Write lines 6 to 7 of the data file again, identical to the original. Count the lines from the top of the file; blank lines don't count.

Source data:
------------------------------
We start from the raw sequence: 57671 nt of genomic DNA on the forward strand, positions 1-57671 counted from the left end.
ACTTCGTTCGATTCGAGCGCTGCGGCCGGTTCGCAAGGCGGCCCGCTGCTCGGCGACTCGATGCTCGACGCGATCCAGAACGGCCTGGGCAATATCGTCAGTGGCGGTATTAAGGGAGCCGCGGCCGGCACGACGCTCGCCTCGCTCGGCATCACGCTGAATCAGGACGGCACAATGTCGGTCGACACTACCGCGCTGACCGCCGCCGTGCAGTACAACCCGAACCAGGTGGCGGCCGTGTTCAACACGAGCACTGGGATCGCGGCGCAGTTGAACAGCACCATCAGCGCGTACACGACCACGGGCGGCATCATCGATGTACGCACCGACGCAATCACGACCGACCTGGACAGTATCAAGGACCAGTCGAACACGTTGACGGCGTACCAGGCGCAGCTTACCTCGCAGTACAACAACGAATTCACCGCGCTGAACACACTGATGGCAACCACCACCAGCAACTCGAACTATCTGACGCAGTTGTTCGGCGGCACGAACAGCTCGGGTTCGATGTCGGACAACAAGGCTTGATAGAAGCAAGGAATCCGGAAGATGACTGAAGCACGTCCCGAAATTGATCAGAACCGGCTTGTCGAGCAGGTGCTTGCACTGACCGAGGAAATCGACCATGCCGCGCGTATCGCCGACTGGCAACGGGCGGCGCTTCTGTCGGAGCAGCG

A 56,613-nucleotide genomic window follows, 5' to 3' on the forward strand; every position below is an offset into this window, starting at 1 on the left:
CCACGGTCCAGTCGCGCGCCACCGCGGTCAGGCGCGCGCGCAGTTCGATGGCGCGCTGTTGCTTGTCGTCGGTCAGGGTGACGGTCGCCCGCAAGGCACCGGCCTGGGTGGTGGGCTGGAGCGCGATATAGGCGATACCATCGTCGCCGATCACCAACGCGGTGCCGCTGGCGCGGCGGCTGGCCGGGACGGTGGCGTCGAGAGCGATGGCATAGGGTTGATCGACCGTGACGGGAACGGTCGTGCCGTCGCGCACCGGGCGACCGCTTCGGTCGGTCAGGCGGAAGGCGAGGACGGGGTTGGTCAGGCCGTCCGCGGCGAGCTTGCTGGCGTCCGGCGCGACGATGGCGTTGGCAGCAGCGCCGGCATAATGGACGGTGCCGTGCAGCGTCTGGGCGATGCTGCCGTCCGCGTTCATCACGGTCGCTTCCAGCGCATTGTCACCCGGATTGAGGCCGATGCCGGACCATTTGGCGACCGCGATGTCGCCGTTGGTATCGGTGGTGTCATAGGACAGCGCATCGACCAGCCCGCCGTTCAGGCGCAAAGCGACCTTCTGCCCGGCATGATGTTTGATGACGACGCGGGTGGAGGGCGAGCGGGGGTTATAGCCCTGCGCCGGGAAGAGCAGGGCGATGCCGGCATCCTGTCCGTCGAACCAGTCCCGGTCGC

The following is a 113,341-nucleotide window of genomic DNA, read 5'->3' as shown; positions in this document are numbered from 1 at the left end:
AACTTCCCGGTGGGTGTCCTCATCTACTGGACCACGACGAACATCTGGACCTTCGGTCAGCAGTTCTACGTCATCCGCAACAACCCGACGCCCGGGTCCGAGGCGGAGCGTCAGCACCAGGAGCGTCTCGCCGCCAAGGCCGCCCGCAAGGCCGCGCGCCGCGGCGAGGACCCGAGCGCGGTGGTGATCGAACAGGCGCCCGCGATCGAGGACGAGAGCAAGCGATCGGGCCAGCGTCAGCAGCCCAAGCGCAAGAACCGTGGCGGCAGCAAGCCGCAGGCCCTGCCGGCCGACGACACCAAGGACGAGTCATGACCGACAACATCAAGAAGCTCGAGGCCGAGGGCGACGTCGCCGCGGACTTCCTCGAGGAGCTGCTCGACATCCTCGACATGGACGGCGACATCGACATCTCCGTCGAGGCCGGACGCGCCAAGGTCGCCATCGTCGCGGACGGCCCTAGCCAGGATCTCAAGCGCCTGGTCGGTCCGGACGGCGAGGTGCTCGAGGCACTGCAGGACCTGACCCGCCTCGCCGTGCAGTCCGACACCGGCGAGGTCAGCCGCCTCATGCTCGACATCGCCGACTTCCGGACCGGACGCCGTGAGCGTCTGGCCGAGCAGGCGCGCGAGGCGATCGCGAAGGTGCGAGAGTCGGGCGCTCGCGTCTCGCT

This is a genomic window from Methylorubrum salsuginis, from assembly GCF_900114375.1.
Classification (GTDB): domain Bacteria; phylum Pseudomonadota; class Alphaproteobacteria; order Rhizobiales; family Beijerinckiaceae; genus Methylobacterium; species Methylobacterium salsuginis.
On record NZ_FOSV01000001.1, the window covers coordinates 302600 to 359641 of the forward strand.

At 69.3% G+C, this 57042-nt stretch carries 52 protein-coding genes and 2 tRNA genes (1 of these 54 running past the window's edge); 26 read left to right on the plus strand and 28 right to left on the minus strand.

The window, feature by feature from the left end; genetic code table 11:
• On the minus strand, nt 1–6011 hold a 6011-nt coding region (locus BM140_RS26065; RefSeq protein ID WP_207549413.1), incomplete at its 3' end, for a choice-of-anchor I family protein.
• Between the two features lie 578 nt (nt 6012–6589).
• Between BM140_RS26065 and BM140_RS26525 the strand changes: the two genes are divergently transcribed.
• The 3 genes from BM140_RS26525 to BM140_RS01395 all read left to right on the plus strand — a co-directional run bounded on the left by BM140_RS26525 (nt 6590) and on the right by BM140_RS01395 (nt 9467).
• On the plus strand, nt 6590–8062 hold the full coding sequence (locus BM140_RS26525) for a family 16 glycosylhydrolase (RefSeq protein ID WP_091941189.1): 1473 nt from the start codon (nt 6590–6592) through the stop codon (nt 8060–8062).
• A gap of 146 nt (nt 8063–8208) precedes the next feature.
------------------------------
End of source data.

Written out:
AACTTCCCGGTGGGTGTCCTCATCTACTGGACCACGACGAACATCTGGACCTTCGGTCAGCAGTTCTACGTCATCCGCAACAACCCGACGCCCGGGTCCGAGGCGGAGCGTCAGCACCAGGAGCGTCTCGCCGCCAAGGCCGCCCGCAAGGCCGCGCGCCGCGGCGAGGACCCGAGCGCGGTGGTGATCGAACAGGCGCCCGCGATCGAGGACGAGAGCAAGCGATCGGGCCAGCGTCAGCAGCCCAAGCGCAAGAACCGTGGCGGCAGCAAGCCGCAGGCCCTGCCGGCCGACGACACCAAGGACGAGTCATGACCGACAACATCAAGAAGCTCGAGGCCGAGGGCGACGTCGCCGCGGACTTCCTCGAGGAGCTGCTCGACATCCTCGACATGGACGGCGACATCGACATCTCCGTCGAGGCCGGACGCGCCAAGGTCGCCATCGTCGCGGACGGCCCTAGCCAGGATCTCAAGCGCCTGGTCGGTCCGGACGGCGAGGTGCTCGAGGCACTGCAGGACCTGACCCGCCTCGCCGTGCAGTCCGACACCGGCGAGGTCAGCCGCCTCATGCTCGACATCGCCGACTTCCGGACCGGACGCCGTGAGCGTCTGGCCGAGCAGGCGCGCGAGGCGATCGCGAAGGTGCGAGAGTCGGGCGCTCGCGTCTCGCT

This is a genomic window from Methylorubrum salsuginis, from assembly GCF_900114375.1.